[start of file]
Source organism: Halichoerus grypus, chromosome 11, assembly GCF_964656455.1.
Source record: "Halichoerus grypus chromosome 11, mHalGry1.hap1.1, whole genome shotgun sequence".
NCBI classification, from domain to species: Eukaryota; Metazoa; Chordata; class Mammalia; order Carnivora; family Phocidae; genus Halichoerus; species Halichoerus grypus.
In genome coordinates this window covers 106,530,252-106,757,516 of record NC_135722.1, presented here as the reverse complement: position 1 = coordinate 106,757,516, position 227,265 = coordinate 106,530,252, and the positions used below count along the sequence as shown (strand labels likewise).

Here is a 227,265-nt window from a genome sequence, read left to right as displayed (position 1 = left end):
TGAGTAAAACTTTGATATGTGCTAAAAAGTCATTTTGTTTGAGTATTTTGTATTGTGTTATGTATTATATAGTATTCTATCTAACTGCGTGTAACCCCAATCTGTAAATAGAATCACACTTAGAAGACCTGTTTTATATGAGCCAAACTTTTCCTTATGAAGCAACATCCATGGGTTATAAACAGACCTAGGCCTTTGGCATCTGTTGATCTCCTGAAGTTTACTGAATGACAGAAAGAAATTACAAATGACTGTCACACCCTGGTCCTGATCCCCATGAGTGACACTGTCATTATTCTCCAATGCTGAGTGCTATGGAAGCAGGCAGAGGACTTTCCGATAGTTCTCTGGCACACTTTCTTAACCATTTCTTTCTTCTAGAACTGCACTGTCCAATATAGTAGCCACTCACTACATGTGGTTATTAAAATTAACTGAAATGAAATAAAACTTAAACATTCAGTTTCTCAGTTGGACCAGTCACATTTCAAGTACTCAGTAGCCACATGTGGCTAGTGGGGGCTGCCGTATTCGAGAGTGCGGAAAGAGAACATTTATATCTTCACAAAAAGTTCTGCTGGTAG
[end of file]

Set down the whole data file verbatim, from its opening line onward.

Source organism: Halichoerus grypus, chromosome 11, assembly GCF_964656455.1.
Source record: "Halichoerus grypus chromosome 11, mHalGry1.hap1.1, whole genome shotgun sequence".
NCBI classification, from domain to species: Eukaryota; Metazoa; Chordata; class Mammalia; order Carnivora; family Phocidae; genus Halichoerus; species Halichoerus grypus.
In genome coordinates this window covers 106,530,252-106,757,516 of record NC_135722.1, presented here as the reverse complement: position 1 = coordinate 106,757,516, position 227,265 = coordinate 106,530,252, and the positions used below count along the sequence as shown (strand labels likewise).

Here is a 227,265-nt window from a genome sequence, read left to right as displayed (position 1 = left end):
TGAGTAAAACTTTGATATGTGCTAAAAAGTCATTTTGTTTGAGTATTTTGTATTGTGTTATGTATTATATAGTATTCTATCTAACTGCGTGTAACCCCAATCTGTAAATAGAATCACACTTAGAAGACCTGTTTTATATGAGCCAAACTTTTCCTTATGAAGCAACATCCATGGGTTATAAACAGACCTAGGCCTTTGGCATCTGTTGATCTCCTGAAGTTTACTGAATGACAGAAAGAAATTACAAATGACTGTCACACCCTGGTCCTGATCCCCATGAGTGACACTGTCATTATTCTCCAATGCTGAGTGCTATGGAAGCAGGCAGAGGACTTTCCGATAGTTCTCTGGCACACTTTCTTAACCATTTCTTTCTTCTAGAACTGCACTGTCCAATATAGTAGCCACTCACTACATGTGGTTATTAAAATTAACTGAAATGAAATAAAACTTAAACATTCAGTTTCTCAGTTGGACCAGTCACATTTCAAGTACTCAGTAGCCACATGTGGCTAGTGGGGGCTGCCGTATTCGAGAGTGCGGAAAGAGAACATTTATATCTTCACAAAAAGTTCTGCTGGTAG